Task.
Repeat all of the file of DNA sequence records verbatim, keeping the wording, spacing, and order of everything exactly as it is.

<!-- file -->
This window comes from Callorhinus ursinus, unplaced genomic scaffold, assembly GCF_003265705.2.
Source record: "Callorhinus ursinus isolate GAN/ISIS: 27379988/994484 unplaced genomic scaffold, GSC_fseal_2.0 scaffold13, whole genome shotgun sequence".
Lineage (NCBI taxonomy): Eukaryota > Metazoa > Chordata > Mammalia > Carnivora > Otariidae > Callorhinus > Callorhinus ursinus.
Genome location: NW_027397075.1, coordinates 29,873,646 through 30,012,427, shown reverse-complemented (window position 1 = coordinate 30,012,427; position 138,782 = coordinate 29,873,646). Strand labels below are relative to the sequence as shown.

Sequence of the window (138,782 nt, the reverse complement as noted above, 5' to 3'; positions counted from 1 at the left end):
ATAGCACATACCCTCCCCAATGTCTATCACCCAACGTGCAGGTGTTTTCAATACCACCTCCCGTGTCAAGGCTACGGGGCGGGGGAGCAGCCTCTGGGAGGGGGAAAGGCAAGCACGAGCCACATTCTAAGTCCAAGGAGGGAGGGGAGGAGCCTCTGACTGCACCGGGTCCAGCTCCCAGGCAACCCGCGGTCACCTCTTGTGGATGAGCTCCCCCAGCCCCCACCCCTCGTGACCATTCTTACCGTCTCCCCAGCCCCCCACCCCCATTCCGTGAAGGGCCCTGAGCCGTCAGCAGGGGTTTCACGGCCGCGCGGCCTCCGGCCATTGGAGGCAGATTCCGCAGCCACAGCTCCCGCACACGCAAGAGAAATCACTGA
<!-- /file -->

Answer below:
This window comes from Callorhinus ursinus, unplaced genomic scaffold, assembly GCF_003265705.2.
Source record: "Callorhinus ursinus isolate GAN/ISIS: 27379988/994484 unplaced genomic scaffold, GSC_fseal_2.0 scaffold13, whole genome shotgun sequence".
Lineage (NCBI taxonomy): Eukaryota > Metazoa > Chordata > Mammalia > Carnivora > Otariidae > Callorhinus > Callorhinus ursinus.
Genome location: NW_027397075.1, coordinates 29,873,646 through 30,012,427, shown reverse-complemented (window position 1 = coordinate 30,012,427; position 138,782 = coordinate 29,873,646). Strand labels below are relative to the sequence as shown.

Sequence of the window (138,782 nt, the reverse complement as noted above, 5' to 3'; positions counted from 1 at the left end):
ATAGCACATACCCTCCCCAATGTCTATCACCCAACGTGCAGGTGTTTTCAATACCACCTCCCGTGTCAAGGCTACGGGGCGGGGGAGCAGCCTCTGGGAGGGGGAAAGGCAAGCACGAGCCACATTCTAAGTCCAAGGAGGGAGGGGAGGAGCCTCTGACTGCACCGGGTCCAGCTCCCAGGCAACCCGCGGTCACCTCTTGTGGATGAGCTCCCCCAGCCCCCACCCCTCGTGACCATTCTTACCGTCTCCCCAGCCCCCCACCCCCATTCCGTGAAGGGCCCTGAGCCGTCAGCAGGGGTTTCACGGCCGCGCGGCCTCCGGCCATTGGAGGCAGATTCCGCAGCCACAGCTCCCGCACACGCAAGAGAAATCACTGA